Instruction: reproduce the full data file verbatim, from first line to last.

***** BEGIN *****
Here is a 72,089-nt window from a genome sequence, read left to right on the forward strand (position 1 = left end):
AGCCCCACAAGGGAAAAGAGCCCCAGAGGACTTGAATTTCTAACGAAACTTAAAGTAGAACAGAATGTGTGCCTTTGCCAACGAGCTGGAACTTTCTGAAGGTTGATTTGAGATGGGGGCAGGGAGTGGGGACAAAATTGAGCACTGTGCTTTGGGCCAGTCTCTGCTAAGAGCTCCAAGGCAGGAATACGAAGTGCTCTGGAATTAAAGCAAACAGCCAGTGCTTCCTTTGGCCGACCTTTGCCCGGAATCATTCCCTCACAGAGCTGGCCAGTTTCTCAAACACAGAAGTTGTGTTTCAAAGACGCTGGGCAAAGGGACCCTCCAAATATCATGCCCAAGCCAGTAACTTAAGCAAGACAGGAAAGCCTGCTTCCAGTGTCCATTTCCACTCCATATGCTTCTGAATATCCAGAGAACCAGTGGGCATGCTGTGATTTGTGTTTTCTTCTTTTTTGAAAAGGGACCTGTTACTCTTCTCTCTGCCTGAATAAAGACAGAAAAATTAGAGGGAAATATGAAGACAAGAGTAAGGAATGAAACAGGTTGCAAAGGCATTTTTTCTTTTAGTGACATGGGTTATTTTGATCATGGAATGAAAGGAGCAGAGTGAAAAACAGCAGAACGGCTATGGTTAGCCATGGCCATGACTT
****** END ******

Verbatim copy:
Here is a 72,089-nt window from a genome sequence, read left to right on the forward strand (position 1 = left end):
AGCCCCACAAGGGAAAAGAGCCCCAGAGGACTTGAATTTCTAACGAAACTTAAAGTAGAACAGAATGTGTGCCTTTGCCAACGAGCTGGAACTTTCTGAAGGTTGATTTGAGATGGGGGCAGGGAGTGGGGACAAAATTGAGCACTGTGCTTTGGGCCAGTCTCTGCTAAGAGCTCCAAGGCAGGAATACGAAGTGCTCTGGAATTAAAGCAAACAGCCAGTGCTTCCTTTGGCCGACCTTTGCCCGGAATCATTCCCTCACAGAGCTGGCCAGTTTCTCAAACACAGAAGTTGTGTTTCAAAGACGCTGGGCAAAGGGACCCTCCAAATATCATGCCCAAGCCAGTAACTTAAGCAAGACAGGAAAGCCTGCTTCCAGTGTCCATTTCCACTCCATATGCTTCTGAATATCCAGAGAACCAGTGGGCATGCTGTGATTTGTGTTTTCTTCTTTTTTGAAAAGGGACCTGTTACTCTTCTCTCTGCCTGAATAAAGACAGAAAAATTAGAGGGAAATATGAAGACAAGAGTAAGGAATGAAACAGGTTGCAAAGGCATTTTTTCTTTTAGTGACATGGGTTATTTTGATCATGGAATGAAAGGAGCAGAGTGAAAAACAGCAGAACGGCTATGGTTAGCCATGGCCATGACTT